Scandinavian Comfort Food: Embracing the Art of Hygge by Trina Hahnemann
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Trina Hahnemann isn’t new to the world of Scandinavian cookbooks. This Danish chef and food writer is the author of several books that have become referencing for anyone interested in Scandinavian food and cooking, including Scandinavian Baking and Scandinavian Christmas. In Scandinavian Comfort Food, Hahnemann takes us on a personal journey of the recipes that make up her everyday life. Committed to organic and sustainable food, many of the dishes – be they sweet or savory — are wholesome concoctions made with good ingredients. Her breads are often made with sourdough starter and while there are a variety of meat dishes, Hahnemann believes that vegetables shouldn’t just be a side dish. This is a book of whole grains, fresh produce and simple meals rooted in tradition. Items like Rye Bread, Fishcakes with Herb Sauce and Classic Potato Salad are all recipes which are rich in traditional Scandinavian flavors, but Hahnemann complements them with other items that our grandmothers may never have cooked with, but which have become staples of the modern Scandinavian pantry, like Nordic Quinoa Salad.

There is an entire section devoted to Hahnemann’s Christmas table, and with no surprise; the Christmas holidays come with an assortment of recipes and traditions, and in a season when the weather is dark and dreary, there’s nothing like hygge to get you through it.

What makes Hahnemann’s book unique is that while hygge might be a trend, there’s nothing about her recipes that are scream “food trend.” This is a woman who believes in cooking good, whole foods, and serving it to the ones she loves. Just flipping through the pages, you get a feel for the Scandinavian seasons, of the light meals that are made for enjoying long summer nights and the heartier winter dishes that will always be accompanied by flickering candles. This book is perfect for anyone looking to incorporate not only more Scandinavian food into their diet, but healthier, wholesome recipes that make you feel good.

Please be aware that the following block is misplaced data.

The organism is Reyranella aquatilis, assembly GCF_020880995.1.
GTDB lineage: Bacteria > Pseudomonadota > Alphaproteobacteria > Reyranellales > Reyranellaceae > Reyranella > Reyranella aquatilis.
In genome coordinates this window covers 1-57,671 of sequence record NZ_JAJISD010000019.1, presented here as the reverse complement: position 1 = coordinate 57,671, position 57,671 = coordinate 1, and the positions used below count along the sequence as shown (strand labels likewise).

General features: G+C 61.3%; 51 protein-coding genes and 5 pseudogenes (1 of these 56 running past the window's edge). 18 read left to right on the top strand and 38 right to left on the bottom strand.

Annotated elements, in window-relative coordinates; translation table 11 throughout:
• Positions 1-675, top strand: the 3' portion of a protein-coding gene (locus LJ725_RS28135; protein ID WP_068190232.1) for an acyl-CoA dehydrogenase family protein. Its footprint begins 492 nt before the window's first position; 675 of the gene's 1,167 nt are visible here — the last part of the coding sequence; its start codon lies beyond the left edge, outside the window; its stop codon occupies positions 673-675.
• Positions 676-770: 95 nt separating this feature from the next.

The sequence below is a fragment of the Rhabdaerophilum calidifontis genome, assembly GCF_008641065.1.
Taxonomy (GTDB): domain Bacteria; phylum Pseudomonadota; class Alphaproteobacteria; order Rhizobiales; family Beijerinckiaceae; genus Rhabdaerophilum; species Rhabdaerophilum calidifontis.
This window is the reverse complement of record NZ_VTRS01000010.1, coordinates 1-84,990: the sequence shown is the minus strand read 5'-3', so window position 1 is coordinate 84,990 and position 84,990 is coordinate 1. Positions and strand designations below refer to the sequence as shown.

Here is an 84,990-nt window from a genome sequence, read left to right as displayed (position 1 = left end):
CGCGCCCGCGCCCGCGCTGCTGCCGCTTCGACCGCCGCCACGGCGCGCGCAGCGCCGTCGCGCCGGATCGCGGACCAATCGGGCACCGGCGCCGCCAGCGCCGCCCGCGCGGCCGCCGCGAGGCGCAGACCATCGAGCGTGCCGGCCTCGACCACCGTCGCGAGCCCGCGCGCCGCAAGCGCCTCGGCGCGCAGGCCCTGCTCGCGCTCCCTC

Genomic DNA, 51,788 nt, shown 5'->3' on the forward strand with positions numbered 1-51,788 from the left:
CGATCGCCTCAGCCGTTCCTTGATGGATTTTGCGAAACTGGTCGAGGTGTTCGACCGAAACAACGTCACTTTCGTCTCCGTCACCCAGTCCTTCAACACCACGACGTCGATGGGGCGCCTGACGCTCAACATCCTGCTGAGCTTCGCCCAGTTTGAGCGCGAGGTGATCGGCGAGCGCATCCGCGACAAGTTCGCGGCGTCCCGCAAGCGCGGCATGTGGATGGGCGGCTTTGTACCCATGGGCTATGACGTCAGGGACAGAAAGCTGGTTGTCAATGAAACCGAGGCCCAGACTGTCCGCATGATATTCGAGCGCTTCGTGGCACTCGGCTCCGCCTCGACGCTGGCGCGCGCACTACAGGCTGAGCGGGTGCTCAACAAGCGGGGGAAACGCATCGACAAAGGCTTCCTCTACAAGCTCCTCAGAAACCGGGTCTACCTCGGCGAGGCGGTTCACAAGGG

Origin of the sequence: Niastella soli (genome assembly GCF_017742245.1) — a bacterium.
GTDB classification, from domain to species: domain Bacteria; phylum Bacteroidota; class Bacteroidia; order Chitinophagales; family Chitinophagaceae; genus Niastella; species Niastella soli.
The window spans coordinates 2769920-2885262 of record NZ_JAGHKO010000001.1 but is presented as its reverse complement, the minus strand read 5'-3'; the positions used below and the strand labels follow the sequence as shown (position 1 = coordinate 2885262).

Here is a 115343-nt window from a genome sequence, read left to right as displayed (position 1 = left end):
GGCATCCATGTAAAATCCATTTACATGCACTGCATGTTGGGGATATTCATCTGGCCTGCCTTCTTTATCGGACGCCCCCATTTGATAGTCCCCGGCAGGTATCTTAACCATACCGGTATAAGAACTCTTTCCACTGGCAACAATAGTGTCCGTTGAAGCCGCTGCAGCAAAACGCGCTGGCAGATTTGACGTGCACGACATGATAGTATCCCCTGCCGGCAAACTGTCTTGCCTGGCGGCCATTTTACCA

ScandiKitchen: Fika & Hygge by Brontë Aurell
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If you have a sweet tooth, Fika &; Hygge is for you. The owner of London’s Scandinavian Kitchen, Brontë Aurell takes readers on an in-depth exploration on the cakes, pastries and treats that have made the Scandinavian coffee break iconic. This is the kind of cookbook that makes you immediately want to brew a cup of coffee and sit down for a snack, and that’s exactly what Aurell wants. Along with hygge, fika is another popular Scandinavian concept that the rest of the world has grown to love. The iconic Swedish coffee break, fika isn’t just about what you drink and eat, it’s how you do it. Just as hygge inspires us to slow down and cozy up, so does fika.

Aurell documents Scandinavian classics, but she always brings her own modern spin. Mazarin Tart with Plums and Black Pepper shows off the Scandinavian love for marzipan in baked goods and Rye Bread Layer Cake with Cherries showcases a treat from Southern Denmark that’s intended to use up stale bread.

Like in Hahnemann’s book, Aurell has plenty of recipes for holidays treats, often taking some of the classic flavors and recreating them in a new way. Saffron buns are common during the month of December, and Aurell takes that distinct flavor and turns it into a cake instead with her Saffron Bundt Cake with Pears. Similarly, the spices of gingersnaps get incorporated into the Gingerbread Cake with Lingonberries. Aurell’s book is perfect for those who know the Scandinavian classics but are looking for something with a twist; all of her recipes are fun and fully deserving of the most splendid of fika breaks.